Wednesday, August 29, 2012


The Chicago Teachers Union, led by the upstart Caucus of Rank and File Teachers, gave their legally required ten days notice before they can call a strike.  Read all about it here and you also might want to look at some interesting analysis here and of course at Education Notes.

I had the privilege of attending a forum where two of CORE's people from Chicago spoke to some activists in New York last Thursday.  What the Core led CTU is doing is inspiring.  They are combining old fashion militant trade unionism with strong outreach to the community.  Hopefully, it is a winning combination.

What happens in Chicago will definitely not stay in Chicago so please support the CTU cause in every possible way.  Their possible strike has national as well as international implications for teachers and the labor movement as a whole.

Thursday, August 23, 2012


Lisa North presented the case against charter schools, and for fully funding public education, at a hearing in Brooklyn on Tuesday.  The public was commenting on two new charter school proposals.  Here is her report.

I went to the "public hearing" on two proposed charter schools in District (13).   Only 2 people showed up that were not charter school people.....myself and a representative from City Councilwoman Letitia James' office.  I started off saying that having these public hearings at this time of the summer cannot be "public" hearings, as the public did not show up.  Also the place of the hearing is NOT even in District 13! (Ms James rep also spoke to these issues).  The DOE rep said that it was the state's regulations that forced them to be held now and that the D13 CEC offices were under construction (new school being placed there).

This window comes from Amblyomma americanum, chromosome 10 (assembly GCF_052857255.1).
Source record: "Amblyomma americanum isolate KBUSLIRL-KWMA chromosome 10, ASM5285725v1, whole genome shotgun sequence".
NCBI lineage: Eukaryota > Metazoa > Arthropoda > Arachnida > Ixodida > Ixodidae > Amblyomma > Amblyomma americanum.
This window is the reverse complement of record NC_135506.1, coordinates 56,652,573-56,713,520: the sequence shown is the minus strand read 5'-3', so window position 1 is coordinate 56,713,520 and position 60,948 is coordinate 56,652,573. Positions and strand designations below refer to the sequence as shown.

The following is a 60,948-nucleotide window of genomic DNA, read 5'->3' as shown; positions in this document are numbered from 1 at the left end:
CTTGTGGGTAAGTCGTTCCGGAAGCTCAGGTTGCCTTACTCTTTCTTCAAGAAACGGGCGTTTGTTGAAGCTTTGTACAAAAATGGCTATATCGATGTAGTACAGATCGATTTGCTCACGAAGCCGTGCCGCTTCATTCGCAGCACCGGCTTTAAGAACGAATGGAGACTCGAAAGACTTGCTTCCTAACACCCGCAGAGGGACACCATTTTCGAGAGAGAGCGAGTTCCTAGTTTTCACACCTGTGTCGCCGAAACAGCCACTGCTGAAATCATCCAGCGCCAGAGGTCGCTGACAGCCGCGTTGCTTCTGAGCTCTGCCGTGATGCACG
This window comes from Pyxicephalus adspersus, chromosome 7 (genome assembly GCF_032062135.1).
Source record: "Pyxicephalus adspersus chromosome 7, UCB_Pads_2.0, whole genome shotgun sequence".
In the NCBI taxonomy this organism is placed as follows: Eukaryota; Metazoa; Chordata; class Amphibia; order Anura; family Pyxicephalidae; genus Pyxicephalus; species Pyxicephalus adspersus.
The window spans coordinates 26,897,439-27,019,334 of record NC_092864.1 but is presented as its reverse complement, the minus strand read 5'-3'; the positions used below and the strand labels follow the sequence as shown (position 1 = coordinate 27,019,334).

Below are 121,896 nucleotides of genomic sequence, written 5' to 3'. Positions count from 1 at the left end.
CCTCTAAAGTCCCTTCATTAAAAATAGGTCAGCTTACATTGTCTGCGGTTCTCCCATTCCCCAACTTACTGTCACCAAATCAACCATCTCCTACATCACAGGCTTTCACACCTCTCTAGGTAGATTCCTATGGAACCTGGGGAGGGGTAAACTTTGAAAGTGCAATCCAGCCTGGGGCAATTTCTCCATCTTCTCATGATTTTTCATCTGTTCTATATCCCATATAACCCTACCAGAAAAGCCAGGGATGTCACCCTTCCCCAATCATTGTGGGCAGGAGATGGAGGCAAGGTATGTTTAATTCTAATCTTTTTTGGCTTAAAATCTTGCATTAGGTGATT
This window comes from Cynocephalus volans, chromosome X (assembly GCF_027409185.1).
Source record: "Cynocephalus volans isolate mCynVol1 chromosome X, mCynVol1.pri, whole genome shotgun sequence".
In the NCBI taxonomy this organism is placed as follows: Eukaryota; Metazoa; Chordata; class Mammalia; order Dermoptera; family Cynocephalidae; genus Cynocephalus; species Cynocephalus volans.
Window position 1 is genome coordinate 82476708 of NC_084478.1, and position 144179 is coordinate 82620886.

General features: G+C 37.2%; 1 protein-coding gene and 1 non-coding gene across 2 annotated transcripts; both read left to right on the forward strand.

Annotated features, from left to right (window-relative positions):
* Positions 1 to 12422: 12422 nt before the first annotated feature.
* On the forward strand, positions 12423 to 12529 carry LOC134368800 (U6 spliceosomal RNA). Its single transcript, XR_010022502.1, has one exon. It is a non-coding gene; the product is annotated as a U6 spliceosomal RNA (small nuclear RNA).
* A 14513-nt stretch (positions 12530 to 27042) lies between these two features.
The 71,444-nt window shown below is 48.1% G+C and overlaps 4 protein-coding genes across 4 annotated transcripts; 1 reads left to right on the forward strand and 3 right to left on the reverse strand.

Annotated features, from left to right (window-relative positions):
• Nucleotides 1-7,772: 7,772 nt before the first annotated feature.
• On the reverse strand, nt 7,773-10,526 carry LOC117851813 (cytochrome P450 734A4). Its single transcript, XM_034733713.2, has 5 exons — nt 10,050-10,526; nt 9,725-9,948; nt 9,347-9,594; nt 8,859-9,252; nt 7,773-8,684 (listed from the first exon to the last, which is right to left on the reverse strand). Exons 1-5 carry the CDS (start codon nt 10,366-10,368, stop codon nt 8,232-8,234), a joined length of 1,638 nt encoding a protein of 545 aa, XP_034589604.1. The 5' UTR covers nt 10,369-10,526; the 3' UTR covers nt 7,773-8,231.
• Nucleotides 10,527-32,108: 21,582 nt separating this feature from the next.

I spoke to fact that the two charter school proposals sounded great and the people working to bring them to District 13 seemed genuinely  interested in helping the students in District 13.  The problem is that many of the public schools in District 13 are in great need of resources, not competition from other schools.   If these schools are approved to share a neighborhood public school, it will only HURT the many students already in that school.  Those students will have to share the gym, lunchroom, library, etc. Also taking students to fill up the charter schools means that the neighborhood school lose the funding.  Then that school has less money for arts, music, and partnerships with community groups.  The money to set-up these charter schools should be used to give our public schools more resources.  I told them that they should be confronting/pushing the DOE to allow groups of people to start regular public schools, not charter schools.